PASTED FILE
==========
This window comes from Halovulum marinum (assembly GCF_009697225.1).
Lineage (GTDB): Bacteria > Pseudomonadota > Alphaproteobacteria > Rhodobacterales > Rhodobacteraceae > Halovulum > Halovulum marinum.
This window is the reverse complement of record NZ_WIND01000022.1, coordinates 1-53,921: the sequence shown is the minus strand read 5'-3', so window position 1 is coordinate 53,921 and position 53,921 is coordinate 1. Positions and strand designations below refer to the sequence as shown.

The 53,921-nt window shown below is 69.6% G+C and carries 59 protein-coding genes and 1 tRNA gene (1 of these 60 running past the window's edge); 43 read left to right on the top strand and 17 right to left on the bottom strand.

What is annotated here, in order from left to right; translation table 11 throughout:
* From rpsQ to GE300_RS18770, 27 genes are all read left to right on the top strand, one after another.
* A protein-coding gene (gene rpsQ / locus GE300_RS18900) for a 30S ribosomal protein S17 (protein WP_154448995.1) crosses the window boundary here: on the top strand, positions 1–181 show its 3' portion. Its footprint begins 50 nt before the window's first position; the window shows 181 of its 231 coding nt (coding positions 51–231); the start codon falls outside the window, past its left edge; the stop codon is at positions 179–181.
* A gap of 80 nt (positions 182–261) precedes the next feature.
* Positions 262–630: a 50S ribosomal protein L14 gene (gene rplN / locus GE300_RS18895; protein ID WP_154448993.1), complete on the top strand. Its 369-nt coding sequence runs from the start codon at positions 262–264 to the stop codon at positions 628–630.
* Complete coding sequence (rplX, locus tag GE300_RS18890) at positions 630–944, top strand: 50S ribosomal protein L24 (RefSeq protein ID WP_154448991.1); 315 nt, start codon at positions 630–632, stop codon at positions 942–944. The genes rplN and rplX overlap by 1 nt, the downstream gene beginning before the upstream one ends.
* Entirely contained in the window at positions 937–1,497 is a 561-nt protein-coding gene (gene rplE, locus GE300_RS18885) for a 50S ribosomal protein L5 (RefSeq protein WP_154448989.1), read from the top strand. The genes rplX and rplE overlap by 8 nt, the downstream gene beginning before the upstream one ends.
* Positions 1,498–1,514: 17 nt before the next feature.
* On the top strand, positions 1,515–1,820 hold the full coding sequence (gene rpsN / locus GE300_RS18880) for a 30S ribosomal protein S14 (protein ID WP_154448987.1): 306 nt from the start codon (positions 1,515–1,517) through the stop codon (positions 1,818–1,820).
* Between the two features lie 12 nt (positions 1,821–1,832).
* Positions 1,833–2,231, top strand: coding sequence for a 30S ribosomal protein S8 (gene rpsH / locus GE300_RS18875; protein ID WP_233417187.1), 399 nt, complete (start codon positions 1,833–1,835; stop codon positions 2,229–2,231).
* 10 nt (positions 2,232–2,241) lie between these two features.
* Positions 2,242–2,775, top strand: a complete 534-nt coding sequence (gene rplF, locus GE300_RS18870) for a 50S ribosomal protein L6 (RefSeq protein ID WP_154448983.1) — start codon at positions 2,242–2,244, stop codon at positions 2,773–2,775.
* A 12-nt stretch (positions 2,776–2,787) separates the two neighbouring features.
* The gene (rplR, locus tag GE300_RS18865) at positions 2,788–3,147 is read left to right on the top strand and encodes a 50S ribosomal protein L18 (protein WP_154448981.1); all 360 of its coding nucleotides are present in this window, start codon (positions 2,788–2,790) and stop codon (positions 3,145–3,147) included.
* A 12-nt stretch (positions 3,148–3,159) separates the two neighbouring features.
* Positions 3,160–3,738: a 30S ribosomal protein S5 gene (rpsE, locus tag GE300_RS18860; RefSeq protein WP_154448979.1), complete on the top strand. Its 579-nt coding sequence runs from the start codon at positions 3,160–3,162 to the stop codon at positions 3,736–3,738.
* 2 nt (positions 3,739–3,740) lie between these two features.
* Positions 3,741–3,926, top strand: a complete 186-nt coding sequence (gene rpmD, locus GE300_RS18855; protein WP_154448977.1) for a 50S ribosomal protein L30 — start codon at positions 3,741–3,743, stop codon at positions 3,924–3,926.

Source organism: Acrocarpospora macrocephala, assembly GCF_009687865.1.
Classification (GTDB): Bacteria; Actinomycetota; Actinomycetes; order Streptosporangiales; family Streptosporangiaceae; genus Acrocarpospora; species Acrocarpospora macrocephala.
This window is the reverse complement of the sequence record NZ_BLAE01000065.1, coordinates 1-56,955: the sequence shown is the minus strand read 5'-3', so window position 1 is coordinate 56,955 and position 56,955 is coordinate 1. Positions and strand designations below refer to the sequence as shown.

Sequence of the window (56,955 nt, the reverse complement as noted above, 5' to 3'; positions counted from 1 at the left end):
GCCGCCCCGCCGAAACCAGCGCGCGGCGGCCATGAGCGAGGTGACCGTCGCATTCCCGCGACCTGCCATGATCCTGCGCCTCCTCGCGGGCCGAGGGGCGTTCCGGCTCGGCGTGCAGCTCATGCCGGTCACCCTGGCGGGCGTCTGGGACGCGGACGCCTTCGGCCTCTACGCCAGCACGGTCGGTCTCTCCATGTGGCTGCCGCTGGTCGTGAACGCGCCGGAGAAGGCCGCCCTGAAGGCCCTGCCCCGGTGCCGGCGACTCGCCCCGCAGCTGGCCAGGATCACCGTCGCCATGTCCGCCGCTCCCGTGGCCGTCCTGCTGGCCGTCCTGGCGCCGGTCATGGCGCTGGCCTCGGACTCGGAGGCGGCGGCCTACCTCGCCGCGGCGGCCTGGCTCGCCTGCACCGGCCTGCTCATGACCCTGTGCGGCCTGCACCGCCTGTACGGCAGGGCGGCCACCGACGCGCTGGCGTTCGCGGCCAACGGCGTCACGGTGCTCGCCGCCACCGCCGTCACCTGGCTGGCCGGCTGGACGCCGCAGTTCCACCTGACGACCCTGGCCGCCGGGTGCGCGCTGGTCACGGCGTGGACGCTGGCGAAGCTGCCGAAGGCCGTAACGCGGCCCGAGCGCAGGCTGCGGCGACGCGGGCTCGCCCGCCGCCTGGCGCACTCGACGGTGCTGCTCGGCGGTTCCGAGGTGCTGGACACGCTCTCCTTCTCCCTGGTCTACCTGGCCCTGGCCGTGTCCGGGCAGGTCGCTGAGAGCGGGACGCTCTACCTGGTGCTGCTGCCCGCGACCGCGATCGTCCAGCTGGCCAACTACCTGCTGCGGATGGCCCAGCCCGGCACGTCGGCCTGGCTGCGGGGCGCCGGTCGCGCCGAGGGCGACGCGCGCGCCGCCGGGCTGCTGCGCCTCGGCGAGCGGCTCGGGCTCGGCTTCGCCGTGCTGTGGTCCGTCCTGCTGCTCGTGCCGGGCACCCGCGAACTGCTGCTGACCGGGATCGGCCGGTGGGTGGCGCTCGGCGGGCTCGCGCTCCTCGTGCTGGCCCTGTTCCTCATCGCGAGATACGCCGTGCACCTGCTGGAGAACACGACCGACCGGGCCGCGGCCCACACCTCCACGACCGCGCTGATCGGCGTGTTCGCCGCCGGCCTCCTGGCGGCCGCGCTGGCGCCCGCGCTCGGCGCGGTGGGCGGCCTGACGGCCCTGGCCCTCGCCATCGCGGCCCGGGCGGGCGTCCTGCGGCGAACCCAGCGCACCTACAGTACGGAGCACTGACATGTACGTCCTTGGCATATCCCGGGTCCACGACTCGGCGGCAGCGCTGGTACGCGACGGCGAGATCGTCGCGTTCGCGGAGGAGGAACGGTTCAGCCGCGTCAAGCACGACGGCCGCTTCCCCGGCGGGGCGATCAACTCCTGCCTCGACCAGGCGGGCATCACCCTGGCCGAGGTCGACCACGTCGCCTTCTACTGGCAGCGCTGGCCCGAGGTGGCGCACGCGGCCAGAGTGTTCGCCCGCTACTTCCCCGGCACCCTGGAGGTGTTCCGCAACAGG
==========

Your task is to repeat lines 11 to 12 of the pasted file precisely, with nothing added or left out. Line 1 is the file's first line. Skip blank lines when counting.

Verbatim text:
* Entirely contained in the window at positions 937–1,497 is a 561-nt protein-coding gene (gene rplE, locus GE300_RS18885) for a 50S ribosomal protein L5 (RefSeq protein WP_154448989.1), read from the top strand. The genes rplX and rplE overlap by 8 nt, the downstream gene beginning before the upstream one ends.
* Positions 1,498–1,514: 17 nt before the next feature.